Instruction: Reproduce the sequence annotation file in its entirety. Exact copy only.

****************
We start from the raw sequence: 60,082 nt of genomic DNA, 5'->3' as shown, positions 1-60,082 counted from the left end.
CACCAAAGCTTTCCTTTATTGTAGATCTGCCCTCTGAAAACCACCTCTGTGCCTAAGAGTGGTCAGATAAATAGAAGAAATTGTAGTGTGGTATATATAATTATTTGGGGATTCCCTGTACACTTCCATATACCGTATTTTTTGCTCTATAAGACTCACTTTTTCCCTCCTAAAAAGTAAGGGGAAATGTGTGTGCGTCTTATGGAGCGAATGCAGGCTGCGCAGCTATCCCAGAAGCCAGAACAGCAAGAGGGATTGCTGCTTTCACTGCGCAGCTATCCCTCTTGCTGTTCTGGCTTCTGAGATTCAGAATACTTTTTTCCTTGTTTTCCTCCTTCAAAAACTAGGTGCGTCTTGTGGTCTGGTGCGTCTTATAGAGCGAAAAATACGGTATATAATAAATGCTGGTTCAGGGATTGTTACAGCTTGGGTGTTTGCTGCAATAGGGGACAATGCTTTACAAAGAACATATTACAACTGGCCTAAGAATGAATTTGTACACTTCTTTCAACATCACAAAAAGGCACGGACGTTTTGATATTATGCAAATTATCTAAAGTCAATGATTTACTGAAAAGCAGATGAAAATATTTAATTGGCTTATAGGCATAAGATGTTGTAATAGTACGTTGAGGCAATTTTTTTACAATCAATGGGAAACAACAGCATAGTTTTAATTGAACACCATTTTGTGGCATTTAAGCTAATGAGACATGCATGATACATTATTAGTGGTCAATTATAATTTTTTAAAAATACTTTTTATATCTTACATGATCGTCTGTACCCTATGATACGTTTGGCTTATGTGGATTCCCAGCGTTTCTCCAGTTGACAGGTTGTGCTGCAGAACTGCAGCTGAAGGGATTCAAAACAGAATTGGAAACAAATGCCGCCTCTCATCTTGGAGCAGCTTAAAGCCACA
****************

We start from the raw sequence: 60,082 nt of genomic DNA, 5'->3' as shown, positions 1-60,082 counted from the left end.
CACCAAAGCTTTCCTTTATTGTAGATCTGCCCTCTGAAAACCACCTCTGTGCCTAAGAGTGGTCAGATAAATAGAAGAAATTGTAGTGTGGTATATATAATTATTTGGGGATTCCCTGTACACTTCCATATACCGTATTTTTTGCTCTATAAGACTCACTTTTTCCCTCCTAAAAAGTAAGGGGAAATGTGTGTGCGTCTTATGGAGCGAATGCAGGCTGCGCAGCTATCCCAGAAGCCAGAACAGCAAGAGGGATTGCTGCTTTCACTGCGCAGCTATCCCTCTTGCTGTTCTGGCTTCTGAGATTCAGAATACTTTTTTCCTTGTTTTCCTCCTTCAAAAACTAGGTGCGTCTTGTGGTCTGGTGCGTCTTATAGAGCGAAAAATACGGTATATAATAAATGCTGGTTCAGGGATTGTTACAGCTTGGGTGTTTGCTGCAATAGGGGACAATGCTTTACAAAGAACATATTACAACTGGCCTAAGAATGAATTTGTACACTTCTTTCAACATCACAAAAAGGCACGGACGTTTTGATATTATGCAAATTATCTAAAGTCAATGATTTACTGAAAAGCAGATGAAAATATTTAATTGGCTTATAGGCATAAGATGTTGTAATAGTACGTTGAGGCAATTTTTTTACAATCAATGGGAAACAACAGCATAGTTTTAATTGAACACCATTTTGTGGCATTTAAGCTAATGAGACATGCATGATACATTATTAGTGGTCAATTATAATTTTTTAAAAATACTTTTTATATCTTACATGATCGTCTGTACCCTATGATACGTTTGGCTTATGTGGATTCCCAGCGTTTCTCCAGTTGACAGGTTGTGCTGCAGAACTGCAGCTGAAGGGATTCAAAACAGAATTGGAAACAAATGCCGCCTCTCATCTTGGAGCAGCTTAAAGCCACA